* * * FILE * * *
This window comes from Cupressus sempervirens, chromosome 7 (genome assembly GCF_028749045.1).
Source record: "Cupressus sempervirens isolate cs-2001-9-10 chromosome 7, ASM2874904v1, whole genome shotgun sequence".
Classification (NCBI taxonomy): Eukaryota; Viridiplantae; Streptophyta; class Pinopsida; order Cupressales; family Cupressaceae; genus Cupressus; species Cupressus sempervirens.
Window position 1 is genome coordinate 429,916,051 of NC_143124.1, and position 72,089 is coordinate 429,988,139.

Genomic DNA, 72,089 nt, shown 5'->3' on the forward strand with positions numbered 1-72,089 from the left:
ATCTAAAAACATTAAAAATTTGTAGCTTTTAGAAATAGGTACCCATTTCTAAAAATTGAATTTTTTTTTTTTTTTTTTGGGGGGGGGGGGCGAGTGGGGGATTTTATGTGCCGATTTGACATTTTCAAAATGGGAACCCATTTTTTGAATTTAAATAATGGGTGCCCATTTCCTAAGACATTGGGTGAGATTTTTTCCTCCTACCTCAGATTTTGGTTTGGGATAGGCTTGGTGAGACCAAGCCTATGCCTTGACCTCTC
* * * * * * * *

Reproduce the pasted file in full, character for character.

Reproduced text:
This window comes from Cupressus sempervirens, chromosome 7 (genome assembly GCF_028749045.1).
Source record: "Cupressus sempervirens isolate cs-2001-9-10 chromosome 7, ASM2874904v1, whole genome shotgun sequence".
Classification (NCBI taxonomy): Eukaryota; Viridiplantae; Streptophyta; class Pinopsida; order Cupressales; family Cupressaceae; genus Cupressus; species Cupressus sempervirens.
Window position 1 is genome coordinate 429,916,051 of NC_143124.1, and position 72,089 is coordinate 429,988,139.

Genomic DNA, 72,089 nt, shown 5'->3' on the forward strand with positions numbered 1-72,089 from the left:
ATCTAAAAACATTAAAAATTTGTAGCTTTTAGAAATAGGTACCCATTTCTAAAAATTGAATTTTTTTTTTTTTTTTTTGGGGGGGGGGGGCGAGTGGGGGATTTTATGTGCCGATTTGACATTTTCAAAATGGGAACCCATTTTTTGAATTTAAATAATGGGTGCCCATTTCCTAAGACATTGGGTGAGATTTTTTCCTCCTACCTCAGATTTTGGTTTGGGATAGGCTTGGTGAGACCAAGCCTATGCCTTGACCTCTC